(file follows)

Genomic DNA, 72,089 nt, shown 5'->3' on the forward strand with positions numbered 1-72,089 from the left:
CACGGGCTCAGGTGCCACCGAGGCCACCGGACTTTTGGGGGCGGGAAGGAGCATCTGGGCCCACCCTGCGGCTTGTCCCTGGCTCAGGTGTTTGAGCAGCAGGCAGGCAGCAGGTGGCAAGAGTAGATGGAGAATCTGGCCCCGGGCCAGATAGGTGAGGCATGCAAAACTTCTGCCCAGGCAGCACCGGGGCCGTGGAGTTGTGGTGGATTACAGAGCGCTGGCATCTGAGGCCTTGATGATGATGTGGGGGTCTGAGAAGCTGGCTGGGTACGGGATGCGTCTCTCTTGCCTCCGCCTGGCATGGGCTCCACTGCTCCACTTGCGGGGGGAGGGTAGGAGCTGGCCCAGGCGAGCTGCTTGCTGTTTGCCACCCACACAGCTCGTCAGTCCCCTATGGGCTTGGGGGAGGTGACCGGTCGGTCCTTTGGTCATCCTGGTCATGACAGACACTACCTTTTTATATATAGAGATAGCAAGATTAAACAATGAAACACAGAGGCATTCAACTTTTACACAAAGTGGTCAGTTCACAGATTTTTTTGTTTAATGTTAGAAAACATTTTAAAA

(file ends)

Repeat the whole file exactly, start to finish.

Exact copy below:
Genomic DNA, 72,089 nt, shown 5'->3' on the forward strand with positions numbered 1-72,089 from the left:
CACGGGCTCAGGTGCCACCGAGGCCACCGGACTTTTGGGGGCGGGAAGGAGCATCTGGGCCCACCCTGCGGCTTGTCCCTGGCTCAGGTGTTTGAGCAGCAGGCAGGCAGCAGGTGGCAAGAGTAGATGGAGAATCTGGCCCCGGGCCAGATAGGTGAGGCATGCAAAACTTCTGCCCAGGCAGCACCGGGGCCGTGGAGTTGTGGTGGATTACAGAGCGCTGGCATCTGAGGCCTTGATGATGATGTGGGGGTCTGAGAAGCTGGCTGGGTACGGGATGCGTCTCTCTTGCCTCCGCCTGGCATGGGCTCCACTGCTCCACTTGCGGGGGGAGGGTAGGAGCTGGCCCAGGCGAGCTGCTTGCTGTTTGCCACCCACACAGCTCGTCAGTCCCCTATGGGCTTGGGGGAGGTGACCGGTCGGTCCTTTGGTCATCCTGGTCATGACAGACACTACCTTTTTATATATAGAGATAGCAAGATTAAACAATGAAACACAGAGGCATTCAACTTTTACACAAAGTGGTCAGTTCACAGATTTTTTTGTTTAATGTTAGAAAACATTTTAAAA